Aluminium Phosphide Poisoning and Ignition in a Forensic Case

Aluminium phosphide (AlP) poisoning is one of the most common causes of death in Iran. It is available in 3-gm tablet forms (Phostoxin, Celphos, Quickphos, and Phostek) known as “rice tablet” in Iran. AlP is converted to phosphine gas (PH3) following contact with hydrochloric acid in the stomach and water or moisture. PH3 is a highly toxic and flammable gas. It is odourless in its pure form; however some reagents such as ammonium carbamate, ammonium bicarbonate, methanethiol (methylmercaptane), urea, and paraffin are added to AlP tablets to regulate flammability and produce warning against phosphine dispersion in air. Phosphine and air mixture may ignite spontaneously and cause health hazards such as burns in poisoned patients.

Aluminium Phosphide
Aluminium Phosphide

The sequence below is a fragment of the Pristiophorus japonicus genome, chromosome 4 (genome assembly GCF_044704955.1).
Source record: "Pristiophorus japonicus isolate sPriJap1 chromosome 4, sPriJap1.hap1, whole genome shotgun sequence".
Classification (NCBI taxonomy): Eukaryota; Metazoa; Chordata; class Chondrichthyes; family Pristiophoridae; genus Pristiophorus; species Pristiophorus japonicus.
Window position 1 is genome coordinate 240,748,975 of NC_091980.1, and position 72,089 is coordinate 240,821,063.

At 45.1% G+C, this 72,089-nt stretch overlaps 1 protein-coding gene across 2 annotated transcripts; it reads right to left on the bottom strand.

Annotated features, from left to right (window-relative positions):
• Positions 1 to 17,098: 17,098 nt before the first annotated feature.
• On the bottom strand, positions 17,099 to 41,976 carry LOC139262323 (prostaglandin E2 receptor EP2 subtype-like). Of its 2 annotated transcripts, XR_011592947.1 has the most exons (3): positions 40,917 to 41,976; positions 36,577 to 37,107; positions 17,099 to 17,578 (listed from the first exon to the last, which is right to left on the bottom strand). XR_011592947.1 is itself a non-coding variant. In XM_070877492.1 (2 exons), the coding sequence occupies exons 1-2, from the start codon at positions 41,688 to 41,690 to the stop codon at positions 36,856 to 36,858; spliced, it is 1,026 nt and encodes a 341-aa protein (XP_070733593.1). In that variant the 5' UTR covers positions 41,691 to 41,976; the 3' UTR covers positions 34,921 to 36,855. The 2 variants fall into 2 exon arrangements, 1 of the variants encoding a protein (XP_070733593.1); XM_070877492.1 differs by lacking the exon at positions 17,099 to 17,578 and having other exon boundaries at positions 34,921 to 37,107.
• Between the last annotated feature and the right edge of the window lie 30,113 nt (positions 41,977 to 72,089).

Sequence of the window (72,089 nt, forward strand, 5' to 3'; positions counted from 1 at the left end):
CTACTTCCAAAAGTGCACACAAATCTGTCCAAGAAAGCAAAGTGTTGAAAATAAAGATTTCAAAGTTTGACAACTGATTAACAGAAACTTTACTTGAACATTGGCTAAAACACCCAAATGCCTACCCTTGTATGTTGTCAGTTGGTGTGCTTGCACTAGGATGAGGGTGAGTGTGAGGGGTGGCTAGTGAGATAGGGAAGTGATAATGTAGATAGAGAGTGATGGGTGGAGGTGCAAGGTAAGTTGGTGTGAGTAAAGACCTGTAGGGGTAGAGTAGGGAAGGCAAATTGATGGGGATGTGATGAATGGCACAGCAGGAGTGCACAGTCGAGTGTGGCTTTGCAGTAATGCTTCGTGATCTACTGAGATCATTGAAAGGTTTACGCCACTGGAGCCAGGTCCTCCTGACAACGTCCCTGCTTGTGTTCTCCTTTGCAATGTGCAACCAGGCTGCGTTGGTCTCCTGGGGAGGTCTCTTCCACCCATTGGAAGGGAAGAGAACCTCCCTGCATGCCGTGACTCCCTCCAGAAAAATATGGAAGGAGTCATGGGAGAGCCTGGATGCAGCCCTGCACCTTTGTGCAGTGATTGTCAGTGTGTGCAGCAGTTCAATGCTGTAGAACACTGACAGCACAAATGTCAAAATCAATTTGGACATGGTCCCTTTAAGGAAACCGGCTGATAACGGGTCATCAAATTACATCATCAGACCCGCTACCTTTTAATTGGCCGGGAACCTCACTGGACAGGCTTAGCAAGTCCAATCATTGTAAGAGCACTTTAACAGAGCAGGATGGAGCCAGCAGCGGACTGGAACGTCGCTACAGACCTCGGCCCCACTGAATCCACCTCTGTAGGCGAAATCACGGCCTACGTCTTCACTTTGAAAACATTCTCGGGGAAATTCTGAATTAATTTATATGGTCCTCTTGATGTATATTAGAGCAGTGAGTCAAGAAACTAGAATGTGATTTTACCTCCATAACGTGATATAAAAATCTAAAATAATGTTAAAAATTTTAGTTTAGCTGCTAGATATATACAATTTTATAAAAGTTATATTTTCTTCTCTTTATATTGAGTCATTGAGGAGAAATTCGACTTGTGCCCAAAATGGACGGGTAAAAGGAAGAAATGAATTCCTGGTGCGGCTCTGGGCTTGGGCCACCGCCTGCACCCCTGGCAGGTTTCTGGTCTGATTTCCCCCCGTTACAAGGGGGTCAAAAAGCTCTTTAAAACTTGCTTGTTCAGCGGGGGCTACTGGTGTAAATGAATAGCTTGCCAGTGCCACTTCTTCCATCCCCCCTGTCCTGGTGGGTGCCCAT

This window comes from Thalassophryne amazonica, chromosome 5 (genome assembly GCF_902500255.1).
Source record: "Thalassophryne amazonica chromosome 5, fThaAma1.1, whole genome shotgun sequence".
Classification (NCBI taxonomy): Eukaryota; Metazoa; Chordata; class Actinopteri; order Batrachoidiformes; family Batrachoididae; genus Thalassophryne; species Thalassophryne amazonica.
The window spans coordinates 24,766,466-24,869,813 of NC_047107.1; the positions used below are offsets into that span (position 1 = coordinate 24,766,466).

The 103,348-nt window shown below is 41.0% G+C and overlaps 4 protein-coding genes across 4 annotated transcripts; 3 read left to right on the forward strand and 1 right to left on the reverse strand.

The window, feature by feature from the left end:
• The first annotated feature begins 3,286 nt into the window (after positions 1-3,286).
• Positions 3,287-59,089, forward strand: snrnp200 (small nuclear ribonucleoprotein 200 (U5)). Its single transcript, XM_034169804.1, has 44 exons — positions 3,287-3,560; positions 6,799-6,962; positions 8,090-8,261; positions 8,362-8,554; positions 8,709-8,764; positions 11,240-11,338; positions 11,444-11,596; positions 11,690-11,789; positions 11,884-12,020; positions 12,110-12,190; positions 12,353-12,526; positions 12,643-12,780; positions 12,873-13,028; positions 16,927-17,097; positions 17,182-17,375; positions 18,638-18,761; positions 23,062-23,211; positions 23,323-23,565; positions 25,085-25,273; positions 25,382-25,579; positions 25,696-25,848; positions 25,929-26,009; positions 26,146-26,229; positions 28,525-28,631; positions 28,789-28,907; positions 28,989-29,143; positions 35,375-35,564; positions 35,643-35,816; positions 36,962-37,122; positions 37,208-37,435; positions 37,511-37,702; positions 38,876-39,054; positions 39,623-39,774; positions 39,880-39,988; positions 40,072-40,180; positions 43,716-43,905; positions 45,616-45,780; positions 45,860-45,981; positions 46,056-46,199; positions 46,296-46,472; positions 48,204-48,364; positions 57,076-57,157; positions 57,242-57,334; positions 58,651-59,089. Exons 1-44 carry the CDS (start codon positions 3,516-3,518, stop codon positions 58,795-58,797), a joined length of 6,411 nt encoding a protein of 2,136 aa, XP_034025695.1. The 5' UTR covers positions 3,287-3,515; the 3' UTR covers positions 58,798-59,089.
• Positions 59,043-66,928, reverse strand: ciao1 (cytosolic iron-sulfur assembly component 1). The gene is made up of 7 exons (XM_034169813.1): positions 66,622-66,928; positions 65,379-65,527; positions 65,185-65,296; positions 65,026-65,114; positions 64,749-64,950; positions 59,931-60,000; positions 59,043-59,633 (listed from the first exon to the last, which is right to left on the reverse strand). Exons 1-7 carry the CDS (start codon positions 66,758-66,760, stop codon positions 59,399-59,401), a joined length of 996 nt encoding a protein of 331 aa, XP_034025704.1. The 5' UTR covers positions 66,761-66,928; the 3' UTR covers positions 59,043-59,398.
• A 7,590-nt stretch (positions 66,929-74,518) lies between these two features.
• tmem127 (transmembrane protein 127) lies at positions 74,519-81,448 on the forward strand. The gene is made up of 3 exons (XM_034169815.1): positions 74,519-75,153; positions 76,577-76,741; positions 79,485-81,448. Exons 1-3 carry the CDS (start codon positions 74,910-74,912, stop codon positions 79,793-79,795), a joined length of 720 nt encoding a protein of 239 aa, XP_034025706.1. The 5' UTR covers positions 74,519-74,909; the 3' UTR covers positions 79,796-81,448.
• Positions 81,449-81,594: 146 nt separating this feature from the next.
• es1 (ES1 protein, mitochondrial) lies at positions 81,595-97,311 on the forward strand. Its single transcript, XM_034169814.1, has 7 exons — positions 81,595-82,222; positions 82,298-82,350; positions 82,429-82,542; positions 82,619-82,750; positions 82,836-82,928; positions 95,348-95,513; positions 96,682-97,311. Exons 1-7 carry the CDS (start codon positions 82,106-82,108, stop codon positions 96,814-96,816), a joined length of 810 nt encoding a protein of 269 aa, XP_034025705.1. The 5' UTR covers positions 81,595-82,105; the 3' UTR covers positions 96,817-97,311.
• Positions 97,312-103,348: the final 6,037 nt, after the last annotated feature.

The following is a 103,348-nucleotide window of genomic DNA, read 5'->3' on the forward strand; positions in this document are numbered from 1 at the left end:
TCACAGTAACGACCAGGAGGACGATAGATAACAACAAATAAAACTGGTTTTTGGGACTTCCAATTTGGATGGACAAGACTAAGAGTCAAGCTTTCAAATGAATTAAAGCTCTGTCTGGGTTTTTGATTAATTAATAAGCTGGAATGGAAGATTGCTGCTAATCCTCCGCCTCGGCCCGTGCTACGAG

A 35 year old woman with a past history of major depression was referred for postmortem examination and determination the cause of death to Legal Medicine Organization, Tehran, Iran. Her face and neck was burnt. Relatives’ reports indicated that she was found dead in her bed. She had ingested 4 AlP tablets and the container of AlP tablets was found empty besides her bed. It was estimated that death has occurred less than 6 hours before finding her body. Erosions of the stomach mucosa and a garlic odour were detected at autopsy examination. Liver, stomach content, femoral blood and vitreous humour were gathered for toxicological analysis.


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